Mr. Hogs presented a petition of Benjamin Dubrocar, praying that certain bonds entered into by him, to secure the duties on inerchandise imported into the Mississippi territory, from the former Spanish province of West Florida, may be cancelled; for reasons set forth in the petition.

Mr. Robertson, of Kentucky, presented a petition of William M•Bride, praying to be relieved from the payment of a judgment, obtained against hiin on behalf of the United States, which he alleged to have been unjustly rendered.

Ordered, That the said petition be referred to the committee of Ways and Means.

Mr. Darlington presented a petition of sundry inhabitants of Pennsylvania, praying that additional duties may be imposed on bar, pig, and cast iron, imported into the United States.

Ordered, That the said petition be referred to the committee of the whole, on the bill imposing additional duties on iron.

Mr. Whiteside presented a petition of sundry inhabitants of Lebanon county, in the state of Pennsylvania, praying for the remission of the fines imposed on them respectively, for failing to perform a tour of militia duty, during the late war.

Ordered, That the said petition be referred to the committee on Military Affairs.

Mr. Hogg presented a petition of Louis Doliver, a petition of George Brewer, and a petition of John Forbes & Co. respectively praying, that their titles to lands in the Alabama territory, may be confirmed.

Mr. Robertson, of Louisiana, presented a petition of John Eli Thologan, praying that his title to a tract of land, in the Missouri territory, may be confirmed.

Mr. Poindexter presented a petition of John Brickwood Taylor, for, and on behalf of the heirs and representatives of James Dallas and John Noble Taylor, praying that the title of the said heirs and representatives to a tract of land, in the state of Mississippi, may be confirmed.

Mr. Scott presented a petition of Daniel Hildebrand, a petition of Samuel Thompson, and Burwell J. Thompson, and a petition of Charles Bequett, respectively praying, that their title to lands in the territory of Missouri may be confirmed.

Ordered, That the said petitions be referred to the committee on Private Land Claims.

On motion of Mr. Hogs, Ordered, That the petitions of the undermentioned persons, heretofore presented, be also referred to the commmittee on Private Land Claims, viz:

Those of John Baker, presented on the 11th March, 1806, and 10th February, 1807.

Samuel Mims, presented on the 15th January, 1810.
John Denly, presented on the 6th January, 1812.

James Innerarity and Isabel Narbonne Campbell, presented on the 30th June, 1813, and 13th December, 1815.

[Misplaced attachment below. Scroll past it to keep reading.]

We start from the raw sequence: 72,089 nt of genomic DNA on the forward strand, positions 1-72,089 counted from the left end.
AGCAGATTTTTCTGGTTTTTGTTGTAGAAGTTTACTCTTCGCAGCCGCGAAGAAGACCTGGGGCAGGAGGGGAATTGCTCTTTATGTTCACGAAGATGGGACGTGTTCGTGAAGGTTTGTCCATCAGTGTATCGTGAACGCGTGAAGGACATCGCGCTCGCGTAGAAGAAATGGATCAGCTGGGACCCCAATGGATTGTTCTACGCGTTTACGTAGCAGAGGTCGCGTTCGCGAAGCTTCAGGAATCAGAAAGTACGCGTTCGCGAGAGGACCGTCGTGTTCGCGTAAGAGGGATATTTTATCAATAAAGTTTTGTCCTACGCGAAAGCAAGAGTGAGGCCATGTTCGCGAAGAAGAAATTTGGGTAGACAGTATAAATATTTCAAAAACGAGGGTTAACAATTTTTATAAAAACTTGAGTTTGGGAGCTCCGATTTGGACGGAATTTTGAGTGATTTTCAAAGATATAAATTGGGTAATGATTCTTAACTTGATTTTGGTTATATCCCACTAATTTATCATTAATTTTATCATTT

Mr. Hitchcock presented a petition of John Jacobs, and a petition of Cornelia Mason, widow of Alexander Mason, deceased, who was killed in the military service of the United States, respectively praying for pensions.

Ordered, That the said petitions be referred to the committee on Pensions and Revolutionary Claims.

Mr. Scott presented a petition of sundry inhabitants of the territory of Missouri, praying that the said territory may be erected into a state government, and admitted into the Union on an equal footing with the original states.

Ordered, That the said petition lie on the table.

Mr. Rhea, from the committee on Pensions and Revolutionary Claims, made reports on the petitions of Samuel Allen, and John Dougherty, which was read, and the resolutions therein contained were concurred in by the House as follows:

Resolved, That the prayer of the petitioners, respectively, ought not to be granted; and that John Dougherty have leave to withdraw his petition. Ordered, That Samuel Allen have leave to withdraw his

petition.

Ordered, That the committee on Pensions and Revolutionary Claims be discharged from the further consideration of the petition of Daniel Moss, and that the said petition be referred to the committee on Private Land Claims.

Mr. Williams, of North Carolina, from the committee of Claims, made a report on the cases of William B. Stokes and Mary Sears, transmitted to this House by the commissioner of Claims, which was read, and committed to a committee of the whole, on Monday next.

Mr. Williams also made an unfavorable report on the petition of captain Derick Van Vighten, which was read and ordered to lie on the table.

Mr. Lowndes, from the committee of Ways and Means, made a report on the petition of Nathaniel Goddard and others, formerly owners of the ship Ariadne and her cargo, which was read; when,